Friday, September 29, 2006

Sorry folks, I am on a tangent!

More about trash. I cannot help it. I am fixated.

I've spent the better part of today thinking about the trash situation in La Ceiba and surrounds. I KNOW there is more that can be done.

So, I took a mental inventory of the crap I see on the streets there. Clearly snack bags and candy wrappers are big, and then there are the pop bottles. (Pardon me - that's sooooooda bottles for you non-midwesterners.)

Efforts are already underway to recycle these materials, as you have seen from my previous posts. Now, don't get me wrong, there's still more to be done there. I don't know how many coin-purses, beachbags and camping igloos need to be created per month in order to use up all of that shit in the street, but I'm sure it's a LOT... a lot more than are currently being hurled into the gutters.

(There is also the mindset factor, to be sure.)

But anyway.... the other thing I notice everywhere in the street???


It's unbelievable. Mango rinds, banana peels, and the husks of those strange-looking red fruits with the spiny shells... what the heck are the called?

(La Gringa? Help me out here) It looks like this:

Anyway, here's my idea:

There's tons of farming happening on the north coast. Obviously the biggest is none other than Dole (aka Standard Fruit) growing acres upon zillions of acres of pineapple, just to the west of the city. Aside from them, there are myriad small farmers, some of whom are operating at subsistence levels.

What about providing some sort of compost service? Maybe kids or others could be paid to collect organic waste from the streets and deliver it to some location for composting?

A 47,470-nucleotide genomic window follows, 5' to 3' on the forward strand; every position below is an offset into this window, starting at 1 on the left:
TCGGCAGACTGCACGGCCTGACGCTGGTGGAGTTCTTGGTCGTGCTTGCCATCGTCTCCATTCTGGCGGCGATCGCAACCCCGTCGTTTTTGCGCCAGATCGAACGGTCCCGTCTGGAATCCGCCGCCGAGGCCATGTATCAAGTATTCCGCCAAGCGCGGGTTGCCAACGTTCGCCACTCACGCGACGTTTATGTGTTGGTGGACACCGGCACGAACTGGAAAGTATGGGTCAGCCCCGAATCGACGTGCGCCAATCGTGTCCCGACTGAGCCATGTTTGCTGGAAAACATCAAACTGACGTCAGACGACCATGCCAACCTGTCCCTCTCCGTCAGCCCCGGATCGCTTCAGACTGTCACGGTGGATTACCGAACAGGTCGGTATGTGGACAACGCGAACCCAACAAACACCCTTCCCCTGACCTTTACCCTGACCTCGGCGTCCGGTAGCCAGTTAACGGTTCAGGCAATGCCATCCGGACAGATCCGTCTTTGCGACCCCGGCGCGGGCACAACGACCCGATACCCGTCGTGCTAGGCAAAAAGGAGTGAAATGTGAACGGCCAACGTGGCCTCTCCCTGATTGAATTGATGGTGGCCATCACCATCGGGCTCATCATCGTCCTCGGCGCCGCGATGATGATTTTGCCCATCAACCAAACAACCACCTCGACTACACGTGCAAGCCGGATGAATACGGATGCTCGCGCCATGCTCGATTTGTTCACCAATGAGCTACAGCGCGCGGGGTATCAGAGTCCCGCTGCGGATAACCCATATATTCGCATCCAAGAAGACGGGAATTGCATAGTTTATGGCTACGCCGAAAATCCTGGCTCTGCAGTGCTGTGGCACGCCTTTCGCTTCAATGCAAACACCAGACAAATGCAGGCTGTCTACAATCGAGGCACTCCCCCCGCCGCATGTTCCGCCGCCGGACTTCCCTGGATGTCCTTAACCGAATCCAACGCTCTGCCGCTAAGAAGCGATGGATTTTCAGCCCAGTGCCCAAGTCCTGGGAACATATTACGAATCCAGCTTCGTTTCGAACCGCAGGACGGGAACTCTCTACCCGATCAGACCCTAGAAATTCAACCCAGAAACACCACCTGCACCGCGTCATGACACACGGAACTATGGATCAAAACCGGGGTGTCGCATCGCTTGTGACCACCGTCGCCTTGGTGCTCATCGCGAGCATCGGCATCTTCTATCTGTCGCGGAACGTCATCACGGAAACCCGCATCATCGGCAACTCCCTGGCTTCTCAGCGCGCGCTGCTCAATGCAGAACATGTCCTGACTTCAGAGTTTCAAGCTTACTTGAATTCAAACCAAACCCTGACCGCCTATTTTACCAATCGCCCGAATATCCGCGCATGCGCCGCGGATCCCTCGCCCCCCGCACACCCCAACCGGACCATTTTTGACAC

I dunno. I'm sure there's no money in it, and it's nasty work on top of that. Nevertheless, it's something to think about... and the city would smell so much better without rotting fruit everywhere.


At 7:25 AM, Blogger Liar_Liar said...

Its an interestin idea.

How big of a place would be needed to compost it though??

At 12:26 PM, Blogger Bound for Ceiba said...

No idea, LL. I also don't know if anybody would be willing to pay for the compost or pre-composted material. Just a random notion requiring more cogitation.

Oh, and for those of you who may be wondering how I got a pic of the fruit that I don't know the name of, I DO know it's called Rambutan in Asia but I think it has a different name in Honduras. It is apparently related to the Lychee.

At 4:33 PM, Blogger DON GODO said...

Since garbage pick up is very sporadic, and usually only serves the better neighborhoods, there is a program in Tegucigalpa where companies or individuals can sponser a dumpster. It cost $1000-$2000, I'm not sure, for the dumpster, and you can have your name on it (maybe... sponsored by Restaurant the Southern Leap!). They are placed in convenient spots, usually near poorer neighborhoods, and the city sends garbage trucks over to empty them every few days...

At 8:58 PM, Blogger La Gringa said...

That is rambutan, sometimes called lychee here, but lychee is a different and most say better fruit. CURLA has both, I believe. Rambutan fruit can be red or yellow. Here's an excellent online book about tropical fruit:

We've talked about the composting thing, especially since it is so hard to get any kind of decent soil or potting soil, but I don't know that anyone would be willing to pay for it.

We definitely need a 'clean up La Ceiba' campaign. The schools do periodically send the students out on a Saturday to clean up some area. That lasts for, oh, about a day.

I still say if there were more trash cans in el centro that would be a big help. And like Don G said, better trash pick up service in the colonias.

I actually have a trash article drafted and I was waiting to get some pictures to go with it.

At 10:45 PM, Blogger mrfrijoles said...

i lived in ceiba 6 months last yr an i ate the little red things dont no what they are called but the were in the back of this truck right in front of the mega plaza (mall)

At 7:49 AM, Blogger Saratica said...

I had the same question: here in Costa Rica the rambutan are called mamon chino (mamon means "still nursing, unweaned", chino means "kinky, curly") I wrote about them here: They are great, come in red and yellow. When they ripen they turn black, but are sweeter then.


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